An official from Alltel is expected to meet with Dalton’s city administrator today to try to settle a dispute about whether the city should pay the company for placing some of its downtown phone lines underground.

Bill Scott, Alltel’s area manager, said he plans to meet with city administrator Butch Sanders to try and resolve the issue.

Currently, Alltel is burying phone lines underground along Pentz Street south of Gordon Street. Scott said once that is finished, the company’s commitment to Dalton is too.

But Sanders said Alltel officials agreed to perform the work through the completion of Phase II of the Streetscape beautification project, which includes finishing all of Pentz Street and the cross streets in downtown.

Scott said once the work is finished in the area around City Hall, Alltel will not bury lines on the other downtown streets without charging the city. He compared performing the work without being paid for it to Alltel giving money to a competitor, referring to Dalton Utilities’ Optilink. Optilink, which debuted in spring 2004, offers services similar to Alltel’s, such as phone and Internet access.

“We couldn’t contribute to a competitor,” Scott said. “We felt like we have done all we can do.”

“We’ll continue to do whatever the city asks, but in the future, we will bill the city (for the work),” Scott said.

Sanders said the city will not pay for Alltel to bury its lines.

Scott said his company has always worked with the city and has donated “hundreds of thousands” of dollars in work to the Streetscape project.

According to Sanders, the city has done all the preparation work for all utility companies to put their lines underground. He calls the disagreement with Alltel “a misunderstanding.”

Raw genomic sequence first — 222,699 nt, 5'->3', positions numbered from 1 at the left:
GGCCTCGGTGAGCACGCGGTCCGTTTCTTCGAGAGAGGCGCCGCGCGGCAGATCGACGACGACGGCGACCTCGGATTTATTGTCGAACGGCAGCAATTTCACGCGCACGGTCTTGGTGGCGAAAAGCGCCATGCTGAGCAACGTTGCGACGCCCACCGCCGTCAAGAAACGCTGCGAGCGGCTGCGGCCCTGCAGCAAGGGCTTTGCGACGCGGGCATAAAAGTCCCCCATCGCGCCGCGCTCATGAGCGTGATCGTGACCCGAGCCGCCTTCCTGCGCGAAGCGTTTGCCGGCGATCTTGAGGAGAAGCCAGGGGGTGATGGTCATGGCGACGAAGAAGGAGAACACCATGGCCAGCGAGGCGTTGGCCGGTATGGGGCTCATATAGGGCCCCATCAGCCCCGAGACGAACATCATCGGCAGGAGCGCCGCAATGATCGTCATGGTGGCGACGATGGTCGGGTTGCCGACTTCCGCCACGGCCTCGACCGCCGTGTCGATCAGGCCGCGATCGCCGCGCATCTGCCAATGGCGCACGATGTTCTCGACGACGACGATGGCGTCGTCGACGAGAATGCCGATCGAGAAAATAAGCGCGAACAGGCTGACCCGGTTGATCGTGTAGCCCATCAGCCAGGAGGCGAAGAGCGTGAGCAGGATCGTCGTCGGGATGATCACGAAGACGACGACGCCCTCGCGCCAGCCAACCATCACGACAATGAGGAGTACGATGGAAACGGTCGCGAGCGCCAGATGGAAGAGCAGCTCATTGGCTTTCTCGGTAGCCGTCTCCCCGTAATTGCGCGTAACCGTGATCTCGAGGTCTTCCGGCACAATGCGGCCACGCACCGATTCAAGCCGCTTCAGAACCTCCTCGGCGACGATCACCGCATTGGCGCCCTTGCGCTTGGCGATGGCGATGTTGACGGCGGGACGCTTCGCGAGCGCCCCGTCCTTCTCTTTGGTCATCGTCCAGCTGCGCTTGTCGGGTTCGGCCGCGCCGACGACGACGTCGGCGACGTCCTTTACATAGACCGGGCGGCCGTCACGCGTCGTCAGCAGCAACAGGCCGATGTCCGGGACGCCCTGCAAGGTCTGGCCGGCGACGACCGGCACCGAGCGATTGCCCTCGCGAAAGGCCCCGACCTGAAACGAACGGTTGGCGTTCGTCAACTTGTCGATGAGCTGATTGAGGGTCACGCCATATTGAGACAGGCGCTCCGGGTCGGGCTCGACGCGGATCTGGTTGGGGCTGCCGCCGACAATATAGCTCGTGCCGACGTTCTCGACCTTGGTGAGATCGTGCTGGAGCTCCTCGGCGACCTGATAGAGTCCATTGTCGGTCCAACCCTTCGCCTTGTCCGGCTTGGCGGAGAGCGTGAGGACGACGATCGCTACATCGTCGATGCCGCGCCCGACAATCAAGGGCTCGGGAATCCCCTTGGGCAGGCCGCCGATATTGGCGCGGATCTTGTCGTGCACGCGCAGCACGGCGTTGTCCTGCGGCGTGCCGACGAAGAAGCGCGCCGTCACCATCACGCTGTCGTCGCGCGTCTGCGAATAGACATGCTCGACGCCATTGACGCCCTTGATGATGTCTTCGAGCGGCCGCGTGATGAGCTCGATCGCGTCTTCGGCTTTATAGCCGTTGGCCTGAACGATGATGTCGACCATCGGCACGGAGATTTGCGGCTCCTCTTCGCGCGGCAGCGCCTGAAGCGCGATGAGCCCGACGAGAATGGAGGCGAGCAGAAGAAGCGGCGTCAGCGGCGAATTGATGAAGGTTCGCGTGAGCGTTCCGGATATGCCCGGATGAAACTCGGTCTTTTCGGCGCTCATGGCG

Sanders expects the issue to be resolved without conflict, saying, “We’ve worked well with all utility companies until this point.”

The city built three underground vaults and it is the responsibility of each company to bury its own lines, said Dalton public works director Benny Dunn.

“We’ve had no problems from Charter (Communications) or Dalton Utilities. Alltel is the one holding us up,” Dunn said.

Dunn acknowledged that no contract exists with any of the utility companies concerning the relocation of lines, but said he thought a verbal agreement was in place.

According to Dunn, Alltel officials said to move their lines underground on Morris Street would cost the city $69,000, but they had not provided figures for the other streets or the remainder of Pentz Street.

“We were surprised to find out they weren’t taking their lines down,” Dunn said. He said the work on Pentz Street and the cross streets began a few months ago.

Some city officials would not say what might happen should Alltel stop burying its lines downtown. City Council member Charlie Bethel said the city does not want to consider that option.

Sanders seemed confident Thursday that the disagreement would be worked out today and over the coming weeks.

“We’ve always had an open line of communication,” he said.

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